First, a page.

Thursday, March 08, 2018

Constitution Problems in Latin America

Niall Ferguson and Daniel Lansberg-Rodríguez have a working paper on "disposable" constitutions in Latin America. I always make this case in my Latin American Politics class. Constitutions come and go frequently in the region and often get tied to individual leaders. That undermines long-term stability.

They conclude by arguing that Chile is better off amending the 1980 constitution rather than writing a new one, which Michelle Bachelet is pushing right now and which has been on the agenda for years. It has Pinochet roots. I wrote about this in my first book, with ultraconservative Jaime Guzmán on the commission as intellectual godfather. Put simply, the status quo argument is that despite warts, the country is stable. The change argument is that democracy has been held back because of it. In fact, that constitution was intentionally authoritarian, intended to limit democracy in many ways, so it's easy to make the case that it should reflect the democratic times. The critical issue is not necessarily a new constitution per se, but making sure a new one does not reflect an individual. You want a new one, built with consensus, that lasts. The 1980 constitution was not built on consensus.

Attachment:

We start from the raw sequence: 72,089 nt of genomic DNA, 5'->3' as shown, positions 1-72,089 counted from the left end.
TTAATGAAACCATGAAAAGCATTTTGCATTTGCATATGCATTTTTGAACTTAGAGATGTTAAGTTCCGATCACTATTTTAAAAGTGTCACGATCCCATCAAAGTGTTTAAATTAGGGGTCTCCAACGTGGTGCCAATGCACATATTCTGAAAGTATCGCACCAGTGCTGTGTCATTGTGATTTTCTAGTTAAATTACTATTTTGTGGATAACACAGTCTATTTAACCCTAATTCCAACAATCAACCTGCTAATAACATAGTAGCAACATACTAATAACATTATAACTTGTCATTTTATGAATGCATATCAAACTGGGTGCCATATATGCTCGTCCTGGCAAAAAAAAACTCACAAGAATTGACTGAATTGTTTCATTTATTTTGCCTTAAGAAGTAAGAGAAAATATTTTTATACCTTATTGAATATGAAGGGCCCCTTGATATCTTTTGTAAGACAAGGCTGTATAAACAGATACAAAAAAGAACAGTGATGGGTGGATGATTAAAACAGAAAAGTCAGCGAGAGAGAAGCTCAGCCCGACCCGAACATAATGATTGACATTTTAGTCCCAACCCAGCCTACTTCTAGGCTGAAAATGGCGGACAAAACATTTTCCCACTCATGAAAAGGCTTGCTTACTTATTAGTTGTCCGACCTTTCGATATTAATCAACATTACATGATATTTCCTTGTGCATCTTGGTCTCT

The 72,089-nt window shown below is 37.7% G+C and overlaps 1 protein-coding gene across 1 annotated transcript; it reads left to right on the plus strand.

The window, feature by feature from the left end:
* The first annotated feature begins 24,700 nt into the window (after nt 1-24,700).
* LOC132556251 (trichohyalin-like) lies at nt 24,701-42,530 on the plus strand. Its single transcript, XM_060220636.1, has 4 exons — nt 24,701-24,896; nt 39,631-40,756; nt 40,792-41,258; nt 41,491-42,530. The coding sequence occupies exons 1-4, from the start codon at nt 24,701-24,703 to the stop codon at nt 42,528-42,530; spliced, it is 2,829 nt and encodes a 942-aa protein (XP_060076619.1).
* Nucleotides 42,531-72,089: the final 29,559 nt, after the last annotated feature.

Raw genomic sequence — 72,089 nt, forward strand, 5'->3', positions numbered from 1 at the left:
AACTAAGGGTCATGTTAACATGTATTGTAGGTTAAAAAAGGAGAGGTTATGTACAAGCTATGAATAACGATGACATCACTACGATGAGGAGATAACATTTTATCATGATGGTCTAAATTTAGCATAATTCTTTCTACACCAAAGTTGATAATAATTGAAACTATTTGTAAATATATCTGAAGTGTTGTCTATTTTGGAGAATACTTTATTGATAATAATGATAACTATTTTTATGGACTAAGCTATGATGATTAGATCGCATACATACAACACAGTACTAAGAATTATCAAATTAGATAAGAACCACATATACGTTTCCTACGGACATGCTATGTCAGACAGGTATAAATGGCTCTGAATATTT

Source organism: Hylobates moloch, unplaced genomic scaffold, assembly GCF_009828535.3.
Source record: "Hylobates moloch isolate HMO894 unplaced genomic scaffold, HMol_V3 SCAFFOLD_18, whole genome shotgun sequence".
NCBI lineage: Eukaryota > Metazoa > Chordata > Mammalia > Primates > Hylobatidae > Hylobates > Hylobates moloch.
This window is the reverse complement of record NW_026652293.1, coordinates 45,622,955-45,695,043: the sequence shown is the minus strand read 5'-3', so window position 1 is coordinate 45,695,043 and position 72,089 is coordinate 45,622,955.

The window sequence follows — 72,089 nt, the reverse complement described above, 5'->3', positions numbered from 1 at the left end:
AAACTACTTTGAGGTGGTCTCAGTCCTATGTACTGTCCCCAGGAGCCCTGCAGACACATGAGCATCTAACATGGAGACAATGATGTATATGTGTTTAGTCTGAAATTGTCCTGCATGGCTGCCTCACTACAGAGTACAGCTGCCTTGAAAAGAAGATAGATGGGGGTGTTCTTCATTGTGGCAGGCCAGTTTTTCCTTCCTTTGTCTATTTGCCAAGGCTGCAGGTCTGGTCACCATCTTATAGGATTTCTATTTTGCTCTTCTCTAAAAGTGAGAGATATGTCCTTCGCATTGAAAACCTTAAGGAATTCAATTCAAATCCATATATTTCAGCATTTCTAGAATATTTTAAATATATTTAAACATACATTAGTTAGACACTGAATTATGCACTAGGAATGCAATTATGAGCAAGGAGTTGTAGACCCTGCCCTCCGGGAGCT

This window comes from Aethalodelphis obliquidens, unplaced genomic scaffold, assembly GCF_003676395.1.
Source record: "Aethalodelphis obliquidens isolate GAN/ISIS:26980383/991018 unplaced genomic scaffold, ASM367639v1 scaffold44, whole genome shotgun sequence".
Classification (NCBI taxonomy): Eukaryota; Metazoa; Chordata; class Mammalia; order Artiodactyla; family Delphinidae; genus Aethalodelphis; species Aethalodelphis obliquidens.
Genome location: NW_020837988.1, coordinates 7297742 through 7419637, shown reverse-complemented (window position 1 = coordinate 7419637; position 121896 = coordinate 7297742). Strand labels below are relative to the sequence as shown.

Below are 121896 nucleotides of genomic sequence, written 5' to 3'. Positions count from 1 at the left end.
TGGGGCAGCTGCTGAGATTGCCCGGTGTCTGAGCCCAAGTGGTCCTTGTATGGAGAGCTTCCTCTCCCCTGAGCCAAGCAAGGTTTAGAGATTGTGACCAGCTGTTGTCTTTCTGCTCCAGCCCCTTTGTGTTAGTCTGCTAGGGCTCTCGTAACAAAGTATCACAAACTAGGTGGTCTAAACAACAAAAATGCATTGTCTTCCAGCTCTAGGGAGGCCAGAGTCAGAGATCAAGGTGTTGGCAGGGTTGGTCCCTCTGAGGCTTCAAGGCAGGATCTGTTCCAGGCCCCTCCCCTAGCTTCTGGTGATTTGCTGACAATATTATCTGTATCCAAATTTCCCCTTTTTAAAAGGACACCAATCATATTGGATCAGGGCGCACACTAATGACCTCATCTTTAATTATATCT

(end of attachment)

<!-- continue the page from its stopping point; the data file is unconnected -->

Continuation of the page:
But I digress. To be less disposable, constitutions should be de-personalized, set aside from the political projects of specific people. Make the process broad and consensual to the extent possible rather than personalized.


shah8 3:13 AM  

Reading a book about Prussian history.

That, and the general understanding of the history of the US constitution provides really good reasons to believe that it's important to update or replace constitutions with authoritarian/conservative carveouts.

The issue is that public opinion and governance tends to diverge under these circumstances, and the conservatives/authoritarians who benefits tend to become more radical/maximalist in the defense of their privileges as the body public gets more pissed at the roadblocks to effective governance. This leads to a gambling mentality aimed at forcing the rest of of the country to comply, using the constitutional roadblocks as leverage. And of course, things spiral out of countrol, as essentially it eventually must--it's a ratchet game, a game of chicken, jenga, and repeat until failure.

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